The secret to a successful football friendship

Eric Gill and Dave Hollins in Brighton football team lineupEric (fourth from left, middle row) and Dave (fourth from right, middle row) in a Brighton team line-up for the 1958/59 season

So what makes Eric and Dave so different to everybody else? “I think we were cut from the same cloth, Dave and me, and I don’t just mean in terms of being goalkeepers,” says Eric, who started his career with Charlton Athletic during the late 1940s.

“He’s a lovely guy and Jackie has always been a lovely wife. He also cares about people.

"The one thing I really don’t like to see in this world is injustice, and I think Dave feels very much the same way. I don’t like it when people are browbeaten or lose out through no fault of their own.

"You almost want someone to come along and say, ‘No, that’s unfair, that’s not going to happen,’ but of course life doesn’t work like that. I’ve been lucky, but a lot of people suffer from awful bad luck. You get some where nothing ever seems to go right for them. That, for me, is a tragedy.

"I do care, yes, and Dave does too. It’s in his nature. The more people who cared, the better off we’d all be.”

“Eric showed me the way, not just as a goalkeeper but as a person,” adds Dave. “I wanted to be like him. He was a lovely man. He still is a lovely man. And Ida was a lovely woman too.

"I used to think to myself, If I ever meet someone, I’d like it to be just like it is with Eric and Ida. And when I met Jackie, it was. What’s more, Jackie and Ida hit it off from the start as well, which only made things easier.

"Our friendship has been like a marriage really. Although we didn’t speak for some time while I was at Newcastle, he’s always been there for me, just as I hope I’ve always been there for him. As soon as we moved back to the Brighton area, the first person to ring was Eric. That’s true friendship.”

"Our friendship has been like a marriage really"

Eric isn’t wrong when he mentions the crucial part that luck has played in his story.

Take, for instance, the time when a German parachute mine drifted down out of the night sky and came to rest yards from his family’s front door in London NW1.

Twenty-five seconds after making contact with the ground, parachute mines were primed to detonate, laying waste to anything in their immediate vicinity. Except this one didn’t detonate.

That’s not to say, though, that Dave (who grew up in relatively rural Surrey) got off lightly during the Second World War.

“One afternoon my elder brother and I were playing in the back garden and this plane, a German one, came over low and started firing its guns,” he recalls.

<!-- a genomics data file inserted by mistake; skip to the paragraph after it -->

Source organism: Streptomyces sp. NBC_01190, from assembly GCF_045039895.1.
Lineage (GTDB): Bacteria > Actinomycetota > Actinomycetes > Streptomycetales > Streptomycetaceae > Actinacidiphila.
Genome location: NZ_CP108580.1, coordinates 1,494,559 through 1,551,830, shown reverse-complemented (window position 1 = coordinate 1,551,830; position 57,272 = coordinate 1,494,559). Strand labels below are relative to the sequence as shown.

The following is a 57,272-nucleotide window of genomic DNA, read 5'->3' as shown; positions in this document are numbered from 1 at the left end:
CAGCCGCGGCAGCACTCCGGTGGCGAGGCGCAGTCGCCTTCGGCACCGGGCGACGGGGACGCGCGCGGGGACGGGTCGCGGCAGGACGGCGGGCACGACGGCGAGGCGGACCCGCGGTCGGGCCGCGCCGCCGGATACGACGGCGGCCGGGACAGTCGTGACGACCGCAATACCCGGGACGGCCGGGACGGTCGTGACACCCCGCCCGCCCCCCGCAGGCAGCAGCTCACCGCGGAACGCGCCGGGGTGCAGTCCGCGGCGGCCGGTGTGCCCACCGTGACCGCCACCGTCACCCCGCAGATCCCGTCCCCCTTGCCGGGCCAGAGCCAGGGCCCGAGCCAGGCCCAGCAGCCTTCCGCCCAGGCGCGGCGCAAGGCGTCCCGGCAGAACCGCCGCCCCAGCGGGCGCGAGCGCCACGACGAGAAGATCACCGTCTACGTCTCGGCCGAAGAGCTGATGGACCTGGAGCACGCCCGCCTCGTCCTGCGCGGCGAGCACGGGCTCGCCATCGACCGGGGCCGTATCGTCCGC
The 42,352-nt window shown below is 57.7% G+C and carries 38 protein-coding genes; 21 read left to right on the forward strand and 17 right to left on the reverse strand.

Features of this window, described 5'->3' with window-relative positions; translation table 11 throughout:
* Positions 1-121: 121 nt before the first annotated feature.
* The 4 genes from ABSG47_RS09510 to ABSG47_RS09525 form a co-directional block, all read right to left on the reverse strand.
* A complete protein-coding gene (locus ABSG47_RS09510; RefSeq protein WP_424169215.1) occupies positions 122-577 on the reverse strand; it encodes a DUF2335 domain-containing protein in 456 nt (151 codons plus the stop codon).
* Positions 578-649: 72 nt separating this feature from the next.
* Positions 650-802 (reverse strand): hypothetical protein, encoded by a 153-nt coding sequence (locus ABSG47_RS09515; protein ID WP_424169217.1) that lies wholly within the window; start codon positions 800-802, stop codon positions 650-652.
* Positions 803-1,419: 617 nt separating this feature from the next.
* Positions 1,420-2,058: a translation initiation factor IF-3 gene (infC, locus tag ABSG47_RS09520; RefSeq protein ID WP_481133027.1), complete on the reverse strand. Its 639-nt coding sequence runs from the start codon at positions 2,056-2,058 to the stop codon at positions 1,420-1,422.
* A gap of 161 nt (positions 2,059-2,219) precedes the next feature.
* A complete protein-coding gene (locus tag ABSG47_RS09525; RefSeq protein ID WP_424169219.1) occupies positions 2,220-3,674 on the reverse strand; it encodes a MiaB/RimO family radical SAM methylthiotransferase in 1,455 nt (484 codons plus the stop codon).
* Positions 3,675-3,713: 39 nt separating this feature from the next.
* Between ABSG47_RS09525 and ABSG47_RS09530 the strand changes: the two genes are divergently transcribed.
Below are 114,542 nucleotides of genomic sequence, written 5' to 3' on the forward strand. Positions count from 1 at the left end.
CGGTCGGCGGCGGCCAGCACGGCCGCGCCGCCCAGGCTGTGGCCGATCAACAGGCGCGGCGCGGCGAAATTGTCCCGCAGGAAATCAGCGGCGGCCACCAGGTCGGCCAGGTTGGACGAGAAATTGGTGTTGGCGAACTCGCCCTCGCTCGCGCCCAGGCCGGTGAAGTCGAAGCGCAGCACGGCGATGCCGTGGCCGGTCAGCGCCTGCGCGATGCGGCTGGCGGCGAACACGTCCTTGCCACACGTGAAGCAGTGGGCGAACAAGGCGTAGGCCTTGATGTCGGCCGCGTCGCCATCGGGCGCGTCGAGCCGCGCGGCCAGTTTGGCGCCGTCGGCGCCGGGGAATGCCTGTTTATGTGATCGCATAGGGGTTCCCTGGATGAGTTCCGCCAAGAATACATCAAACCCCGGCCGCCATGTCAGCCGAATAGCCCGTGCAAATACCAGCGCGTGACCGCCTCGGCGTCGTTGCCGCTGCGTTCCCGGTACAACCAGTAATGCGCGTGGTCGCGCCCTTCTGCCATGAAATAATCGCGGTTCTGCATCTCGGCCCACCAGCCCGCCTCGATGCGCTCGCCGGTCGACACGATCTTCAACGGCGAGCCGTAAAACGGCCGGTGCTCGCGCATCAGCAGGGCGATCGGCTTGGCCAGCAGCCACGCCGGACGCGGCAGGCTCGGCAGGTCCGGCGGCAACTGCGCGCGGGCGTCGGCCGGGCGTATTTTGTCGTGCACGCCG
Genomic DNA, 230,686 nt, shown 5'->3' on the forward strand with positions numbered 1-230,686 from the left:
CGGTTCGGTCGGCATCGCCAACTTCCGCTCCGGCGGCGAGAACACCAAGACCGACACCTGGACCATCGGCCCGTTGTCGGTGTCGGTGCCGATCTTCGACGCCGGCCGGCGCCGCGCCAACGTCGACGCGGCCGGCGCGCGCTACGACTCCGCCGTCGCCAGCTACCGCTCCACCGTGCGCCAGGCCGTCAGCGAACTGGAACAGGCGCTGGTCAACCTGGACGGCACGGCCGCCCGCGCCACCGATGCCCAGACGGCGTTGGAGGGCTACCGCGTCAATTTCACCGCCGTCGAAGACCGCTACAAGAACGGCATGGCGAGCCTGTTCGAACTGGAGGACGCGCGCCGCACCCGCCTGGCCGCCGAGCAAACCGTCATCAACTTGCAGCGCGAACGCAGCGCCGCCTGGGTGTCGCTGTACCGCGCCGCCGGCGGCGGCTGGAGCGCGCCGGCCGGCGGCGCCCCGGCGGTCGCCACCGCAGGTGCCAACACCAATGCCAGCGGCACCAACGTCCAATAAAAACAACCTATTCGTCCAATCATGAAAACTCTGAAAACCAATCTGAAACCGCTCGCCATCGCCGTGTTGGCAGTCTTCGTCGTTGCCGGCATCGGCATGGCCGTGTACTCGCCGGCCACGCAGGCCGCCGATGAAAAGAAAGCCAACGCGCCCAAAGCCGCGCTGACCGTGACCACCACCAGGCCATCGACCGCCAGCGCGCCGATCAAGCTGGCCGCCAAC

“All of a sudden my Auntie Kath came running out, grabbed hold of the two of us and pulled us inside to safety. I think he was getting rid of all his bullets before flying out over the English Channel back to wherever he’d come from.

"That was pretty hairy. Well, it was more than that, I realise now. I think we were pretty near to death there.”

Ageing well in football

Dave Hollins playing as a goalkeepers for Newcastle UnitedDave playing as goalkeeper for Newcastle United—a position that may have saved both him and Eric from dementia

Luck may also have played its part in terms of the position Eric and Dave occupied on the football field.

Given their ages (92 and 85 respectively), you could argue they remained oblivious to the issue of dementia in football until fairly recently because, well, all bar a couple of their former teammates are now dead.

Dementia in football only came to light in the 21st century. A fair percentage of Eric and Dave’s cohort never even got to see the year 2000.

Both men played in the one position on the football field where you rarely head the ball—that of goalkeeper. Coincidence? Maybe. Maybe not. Both did suffer concussions, not to mention various breakages, so it’s not as if they came away entirely unscathed.

Luck. A good wife or partner. Exercise. They, in Eric and Dave’s considered opinion, are the holy trinity when it comes to living long, largely happy lives.

“In my time, I’ve had both—a wife and a partner—and they’ve been wonderful,” says Eric (Ida, his wife, died in 2012). “It just takes all the worry away. Find a good one, in other words.”

It just so happens that Eric met his current partner, Irene, while out exercising. Or, to be more exact, playing bowls, the sport Eric and Dave both took up once their footballing days were over.

“Bowls is very social, but it’s also about competing, no matter who you’re up against,” says Dave.

“Oh yes,” agrees Eric. “Always got to win, me. Always. But Dave’s right—you meet some lovely people playing bowls. We’re not running out in front of thousands of people every week anymore, but we’re still having fun. And we’re still competing.” 

Eric & Dave—A Lifetime of Football and Friendship by Spencer Vignes is published by Pitch Publishing, priced £18.99 in hardback